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Problem solving attitude

By Stephen Ojapah MSP After the death of John the Baptist, his disciples came and took his body and buried it. Then they went and…

By Stephen Ojapah MSP

After the death of John the Baptist, his disciples came and took his body and buried it.

Then they went and told Jesus. When Jesus heard what had happened, he withdrew by boat privately to a solitary place.

Hearing of this, the crowds followed him on foot from the towns.  When he went ashore, he saw a great crowd; and he had compassion for them and cured their sick.  When it was evening, the disciples came to him and said, “This is a deserted place, and the hour is now late; send the crowds away so that they may go into the villages and buy food for themselves.” Jesus said to them, “They need not go away; you give them something to eat.”  They replied, “We have nothing here but five loaves and two fish.” And he said, “Bring them here to me.” Then he ordered the crowds to sit down on the grass. Taking the five loaves and the two fish, he looked up to heaven, and blessed and broke the loaves, and gave them to the disciples, and the disciples gave them to the crowds.  And all ate and were filled; and they took up what was left over of the broken pieces, twelve baskets full.  And those who ate were about five thousand men, besides women and children. (Mathew 14:10-21).

There are many scholarly interpretation of this chapter and verses. William Barclay in his analysis of the Study Bible, gave a very fascinating explanation to this chapter and verses. The compassion of Christ was manifest, his teaching on generosity that multiplies other’s blessings was silver-tongued and smooth-tongued. Other Analysts, focused on his mighty works that knows no bounds. On numerous occasions, preachers would link his feeding the multitude with his ability to feed his people spiritually. In other words, the feeding of the multitude served as a foretaste of what Jesus did for us in the Institution of the Eucharist, where he feeds us daily with his most scared body and blood.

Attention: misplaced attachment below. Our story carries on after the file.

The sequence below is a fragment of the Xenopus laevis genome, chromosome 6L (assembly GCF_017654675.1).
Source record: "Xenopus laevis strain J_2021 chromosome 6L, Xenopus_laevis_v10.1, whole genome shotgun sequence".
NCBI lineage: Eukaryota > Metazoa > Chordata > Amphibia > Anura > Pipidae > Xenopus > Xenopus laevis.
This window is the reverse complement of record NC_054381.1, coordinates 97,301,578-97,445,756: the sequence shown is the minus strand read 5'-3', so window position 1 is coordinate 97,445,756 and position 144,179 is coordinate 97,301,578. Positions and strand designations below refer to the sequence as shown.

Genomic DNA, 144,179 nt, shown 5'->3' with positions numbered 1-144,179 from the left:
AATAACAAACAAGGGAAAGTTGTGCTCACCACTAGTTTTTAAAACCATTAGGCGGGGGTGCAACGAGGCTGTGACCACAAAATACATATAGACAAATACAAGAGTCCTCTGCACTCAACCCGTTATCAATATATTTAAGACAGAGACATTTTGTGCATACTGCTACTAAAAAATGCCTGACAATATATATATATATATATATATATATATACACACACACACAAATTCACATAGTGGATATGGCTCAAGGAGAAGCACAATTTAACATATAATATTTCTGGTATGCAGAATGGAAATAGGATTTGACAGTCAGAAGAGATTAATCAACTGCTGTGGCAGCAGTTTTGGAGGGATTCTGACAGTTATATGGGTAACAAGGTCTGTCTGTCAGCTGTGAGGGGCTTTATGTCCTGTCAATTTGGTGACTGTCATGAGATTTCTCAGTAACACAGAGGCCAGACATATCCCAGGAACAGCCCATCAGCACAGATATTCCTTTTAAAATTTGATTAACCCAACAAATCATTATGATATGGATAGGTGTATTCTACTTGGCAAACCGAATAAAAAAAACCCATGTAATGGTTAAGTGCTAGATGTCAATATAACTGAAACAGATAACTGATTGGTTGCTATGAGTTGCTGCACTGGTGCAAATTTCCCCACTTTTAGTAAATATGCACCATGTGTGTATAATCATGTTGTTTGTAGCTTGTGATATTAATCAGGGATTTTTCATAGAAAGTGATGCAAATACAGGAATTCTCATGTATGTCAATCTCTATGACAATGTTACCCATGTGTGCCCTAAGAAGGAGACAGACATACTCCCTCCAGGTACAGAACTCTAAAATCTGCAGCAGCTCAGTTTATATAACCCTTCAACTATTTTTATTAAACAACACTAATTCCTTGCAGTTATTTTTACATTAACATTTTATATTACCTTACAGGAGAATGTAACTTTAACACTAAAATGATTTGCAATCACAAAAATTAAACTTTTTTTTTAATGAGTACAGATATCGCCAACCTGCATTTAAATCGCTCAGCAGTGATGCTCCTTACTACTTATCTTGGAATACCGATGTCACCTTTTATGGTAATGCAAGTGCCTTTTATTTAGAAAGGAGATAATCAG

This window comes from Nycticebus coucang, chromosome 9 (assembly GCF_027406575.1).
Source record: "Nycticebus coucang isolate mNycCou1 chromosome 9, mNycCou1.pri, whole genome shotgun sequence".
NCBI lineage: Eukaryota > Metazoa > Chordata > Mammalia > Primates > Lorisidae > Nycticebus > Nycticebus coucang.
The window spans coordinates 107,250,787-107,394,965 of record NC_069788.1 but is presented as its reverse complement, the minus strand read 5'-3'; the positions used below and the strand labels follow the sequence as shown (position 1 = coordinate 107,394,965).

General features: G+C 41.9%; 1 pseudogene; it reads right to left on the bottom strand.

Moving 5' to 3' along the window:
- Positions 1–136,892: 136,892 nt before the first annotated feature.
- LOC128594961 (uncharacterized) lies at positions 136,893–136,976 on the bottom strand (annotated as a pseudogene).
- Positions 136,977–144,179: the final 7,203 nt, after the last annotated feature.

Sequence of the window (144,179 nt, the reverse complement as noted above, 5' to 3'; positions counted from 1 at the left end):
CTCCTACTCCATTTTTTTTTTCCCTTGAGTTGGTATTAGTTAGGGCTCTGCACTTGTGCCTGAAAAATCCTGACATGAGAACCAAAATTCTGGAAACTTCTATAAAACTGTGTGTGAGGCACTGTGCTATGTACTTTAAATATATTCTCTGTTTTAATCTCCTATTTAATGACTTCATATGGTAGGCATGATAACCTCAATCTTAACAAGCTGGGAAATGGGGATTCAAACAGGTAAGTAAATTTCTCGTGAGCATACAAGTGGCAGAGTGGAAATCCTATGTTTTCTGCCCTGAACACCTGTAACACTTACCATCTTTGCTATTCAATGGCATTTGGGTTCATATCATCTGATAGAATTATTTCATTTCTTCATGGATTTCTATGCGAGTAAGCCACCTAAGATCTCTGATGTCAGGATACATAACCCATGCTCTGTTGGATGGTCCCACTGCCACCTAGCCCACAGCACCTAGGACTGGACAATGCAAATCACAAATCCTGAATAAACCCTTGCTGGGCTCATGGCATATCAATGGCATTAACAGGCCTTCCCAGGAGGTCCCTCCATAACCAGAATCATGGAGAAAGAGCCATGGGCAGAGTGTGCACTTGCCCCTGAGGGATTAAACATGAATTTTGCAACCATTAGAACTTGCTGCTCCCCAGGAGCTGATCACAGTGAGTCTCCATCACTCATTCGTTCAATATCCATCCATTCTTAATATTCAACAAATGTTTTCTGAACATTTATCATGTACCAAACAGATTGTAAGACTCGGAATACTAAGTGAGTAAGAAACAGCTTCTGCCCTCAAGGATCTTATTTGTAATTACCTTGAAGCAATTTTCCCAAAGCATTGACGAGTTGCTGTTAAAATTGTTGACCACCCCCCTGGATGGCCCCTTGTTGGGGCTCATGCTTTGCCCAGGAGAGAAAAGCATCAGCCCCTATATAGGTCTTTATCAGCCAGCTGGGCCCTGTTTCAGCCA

Today’s reflection is just adding to one of such numerous interpretations; Jesus having a problem solving attitude to life. After listening to him for days, the disciples were hungry. He certainly did not send them back hungry, he solved their problem of hunger by providing them with food. In Exodus chapter 16, we read about the enthralling story of Moses and his people, when they complained of hunger and insulted Moses. They fantasized about their ‘glorious days’ as slaves in Egypt, just because of hunger. Moses took the complaint to the Lord, and God rained down Manna from heaven for the people.

In the history, of the Israelites, Moses stood out as a phenomenal figure. For the Jews, he represented one who attended to all the troubles of the people, one who solved their problem. When the people of Israel where going through difficulties in the land of Egypt, Moses was after how his people could be liberated. When eventually, pharaoh allowed them to leave, the people began to bring all manner of complaint, and at each phase of the complaint, Moses was standing by with a solution. Problem solving attitude is what we see in the lives of the prophets and the early church fathers. They devoted their lives in addressing issues and solving problems.  After Jesus finished teaching his followers, they were hungry, and where in need of food to eat. Jesus asked his disciples, how can we find food for these multitude of people? They wandered how five loaves and two fish could go round, eventually Jesus used what they brought and fed the people. He solved the problem of hunger.  Problem solving attitude is a catalyst for development: spiritually, technologically, environmentally and economically.